WebTitan not only allows organizations to block websites by category, content or keyword, the web filtering solution also decrypts, reads, and then re-encrypts connections and will block phishing and other malicious websites. By inspecting HTTPS websites, WebTitan will also ensure access to any secure website is blocked if the site or webpage violates user-set rules on website content.
TitanHQ is proud to announce a new partnership with the intelligent spaces company Purple. Purple has chosen TitanHQ’s WiFi content filtering solution – WebTitan – to keep its WiFi networks secure and to carefully control the content that can be accessed by its clients and their customers.
The importance of securing WiFi networks has been highlighted by recent cyberattacks, including the WannaCry ransomware attacks on May 12. Consumers can be provided with WiFi access, but need to be protected from web-borne threats such as drive-by ransomware downloads and phishing attacks.
WebTitan offers protection against a wide range of web-borne threats including exploit kits, phishing websites, malicious web adverts and drive-by downloads of malware and ransomware. Every day, WebTitan detects more than 60,000 web threats and protects customers by blocking access to harmful webpages. WebTitan also allows businesses to carefully control the content that can be accessed via WiFi networks, filtering out obscene, harmful, and illegal website content.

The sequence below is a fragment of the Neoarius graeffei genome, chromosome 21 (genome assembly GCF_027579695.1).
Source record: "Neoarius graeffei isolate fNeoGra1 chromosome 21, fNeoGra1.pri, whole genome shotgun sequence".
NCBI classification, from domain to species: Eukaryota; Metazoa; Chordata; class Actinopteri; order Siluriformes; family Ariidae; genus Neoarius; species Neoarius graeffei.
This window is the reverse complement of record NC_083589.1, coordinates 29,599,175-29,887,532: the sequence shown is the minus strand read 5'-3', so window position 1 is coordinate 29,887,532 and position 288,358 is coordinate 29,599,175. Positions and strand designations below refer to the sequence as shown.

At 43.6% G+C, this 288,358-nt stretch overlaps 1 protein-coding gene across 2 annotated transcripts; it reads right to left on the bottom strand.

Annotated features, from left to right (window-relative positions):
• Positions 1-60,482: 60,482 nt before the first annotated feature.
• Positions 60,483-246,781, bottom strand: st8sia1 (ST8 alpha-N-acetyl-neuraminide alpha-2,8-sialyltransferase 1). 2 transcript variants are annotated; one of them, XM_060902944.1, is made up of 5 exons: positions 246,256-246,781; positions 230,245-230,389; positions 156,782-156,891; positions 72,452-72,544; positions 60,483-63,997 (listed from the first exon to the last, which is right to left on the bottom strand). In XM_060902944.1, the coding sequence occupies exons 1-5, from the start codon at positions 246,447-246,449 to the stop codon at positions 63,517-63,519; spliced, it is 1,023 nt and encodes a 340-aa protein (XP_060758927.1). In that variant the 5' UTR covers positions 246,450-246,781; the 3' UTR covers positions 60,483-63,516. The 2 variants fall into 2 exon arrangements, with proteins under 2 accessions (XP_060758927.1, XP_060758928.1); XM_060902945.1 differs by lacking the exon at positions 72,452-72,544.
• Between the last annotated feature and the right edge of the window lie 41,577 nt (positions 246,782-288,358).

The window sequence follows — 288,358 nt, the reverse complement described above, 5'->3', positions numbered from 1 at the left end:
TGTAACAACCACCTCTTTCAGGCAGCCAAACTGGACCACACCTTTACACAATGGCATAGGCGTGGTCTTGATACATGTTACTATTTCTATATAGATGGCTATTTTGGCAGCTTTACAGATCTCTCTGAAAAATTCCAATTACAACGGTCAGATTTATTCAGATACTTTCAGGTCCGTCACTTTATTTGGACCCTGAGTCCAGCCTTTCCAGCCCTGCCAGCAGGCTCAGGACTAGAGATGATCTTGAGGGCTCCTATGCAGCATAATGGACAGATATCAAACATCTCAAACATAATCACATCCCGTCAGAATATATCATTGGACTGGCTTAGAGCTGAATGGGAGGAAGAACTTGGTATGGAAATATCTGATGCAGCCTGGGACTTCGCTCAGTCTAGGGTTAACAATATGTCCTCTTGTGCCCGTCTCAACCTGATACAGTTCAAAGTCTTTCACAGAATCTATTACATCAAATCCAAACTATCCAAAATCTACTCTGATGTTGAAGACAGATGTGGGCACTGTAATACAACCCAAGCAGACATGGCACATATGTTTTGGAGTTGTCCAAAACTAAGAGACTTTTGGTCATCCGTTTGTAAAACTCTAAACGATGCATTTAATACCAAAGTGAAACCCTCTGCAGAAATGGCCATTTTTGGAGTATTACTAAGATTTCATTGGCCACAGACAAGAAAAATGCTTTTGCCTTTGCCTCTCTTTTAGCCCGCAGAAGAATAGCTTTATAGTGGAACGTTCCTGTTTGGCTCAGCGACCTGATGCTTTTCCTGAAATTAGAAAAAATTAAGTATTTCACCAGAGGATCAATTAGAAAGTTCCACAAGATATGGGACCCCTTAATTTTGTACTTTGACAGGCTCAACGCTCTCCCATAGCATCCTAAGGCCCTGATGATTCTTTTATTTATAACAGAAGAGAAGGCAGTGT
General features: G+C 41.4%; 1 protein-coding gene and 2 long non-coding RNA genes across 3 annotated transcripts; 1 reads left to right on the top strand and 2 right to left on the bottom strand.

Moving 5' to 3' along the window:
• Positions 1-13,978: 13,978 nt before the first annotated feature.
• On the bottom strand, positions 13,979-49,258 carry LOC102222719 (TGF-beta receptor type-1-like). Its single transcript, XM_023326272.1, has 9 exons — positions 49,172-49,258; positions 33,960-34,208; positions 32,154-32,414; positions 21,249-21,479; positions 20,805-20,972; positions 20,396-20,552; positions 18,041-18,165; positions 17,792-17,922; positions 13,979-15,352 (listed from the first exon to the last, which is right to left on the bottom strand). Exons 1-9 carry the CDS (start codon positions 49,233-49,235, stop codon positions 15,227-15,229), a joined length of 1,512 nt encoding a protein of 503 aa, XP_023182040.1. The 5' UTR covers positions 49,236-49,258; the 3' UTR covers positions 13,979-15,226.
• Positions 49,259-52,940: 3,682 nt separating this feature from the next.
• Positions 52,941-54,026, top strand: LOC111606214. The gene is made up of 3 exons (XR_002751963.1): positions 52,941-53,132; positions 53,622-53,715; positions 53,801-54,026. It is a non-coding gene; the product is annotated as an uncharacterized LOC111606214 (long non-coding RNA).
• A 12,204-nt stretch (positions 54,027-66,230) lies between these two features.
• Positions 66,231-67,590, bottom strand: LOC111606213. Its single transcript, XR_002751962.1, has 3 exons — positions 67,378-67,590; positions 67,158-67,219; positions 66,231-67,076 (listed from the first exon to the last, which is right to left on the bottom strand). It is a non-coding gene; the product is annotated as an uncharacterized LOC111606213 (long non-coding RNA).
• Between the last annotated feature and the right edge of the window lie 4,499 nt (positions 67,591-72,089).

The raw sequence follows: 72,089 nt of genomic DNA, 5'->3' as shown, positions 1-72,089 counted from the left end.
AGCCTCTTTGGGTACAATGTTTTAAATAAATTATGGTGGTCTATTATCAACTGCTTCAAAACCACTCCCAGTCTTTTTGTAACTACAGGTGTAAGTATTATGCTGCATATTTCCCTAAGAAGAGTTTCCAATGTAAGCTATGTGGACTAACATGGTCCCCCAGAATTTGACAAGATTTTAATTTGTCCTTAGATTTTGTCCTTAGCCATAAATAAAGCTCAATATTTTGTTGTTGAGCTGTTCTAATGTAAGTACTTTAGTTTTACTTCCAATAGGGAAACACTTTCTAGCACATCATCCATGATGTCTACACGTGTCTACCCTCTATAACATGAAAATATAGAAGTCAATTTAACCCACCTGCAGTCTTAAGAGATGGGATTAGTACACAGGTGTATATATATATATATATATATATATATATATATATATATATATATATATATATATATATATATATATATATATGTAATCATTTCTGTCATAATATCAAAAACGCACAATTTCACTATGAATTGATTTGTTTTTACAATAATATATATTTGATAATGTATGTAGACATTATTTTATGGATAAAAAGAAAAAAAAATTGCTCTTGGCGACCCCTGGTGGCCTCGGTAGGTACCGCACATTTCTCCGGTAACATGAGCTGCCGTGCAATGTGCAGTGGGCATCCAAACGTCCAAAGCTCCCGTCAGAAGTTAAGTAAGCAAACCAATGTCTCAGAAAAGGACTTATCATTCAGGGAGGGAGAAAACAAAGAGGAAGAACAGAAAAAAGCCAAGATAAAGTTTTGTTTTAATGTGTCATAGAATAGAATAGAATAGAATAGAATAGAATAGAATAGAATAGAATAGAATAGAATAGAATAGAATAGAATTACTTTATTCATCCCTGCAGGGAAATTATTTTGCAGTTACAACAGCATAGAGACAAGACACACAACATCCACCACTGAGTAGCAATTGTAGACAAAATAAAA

As a leading provider of WiFi analytics and marketing services, Purple is well aware of the potential risks that come from unsecured WiFi hotspots. The company is committed to securing its WiFi networks and ensuring its customers are protected in the right way. Purple required exceptional protection for its customers, yet not all WiFi filtering solutions matched the company’s unique requirements.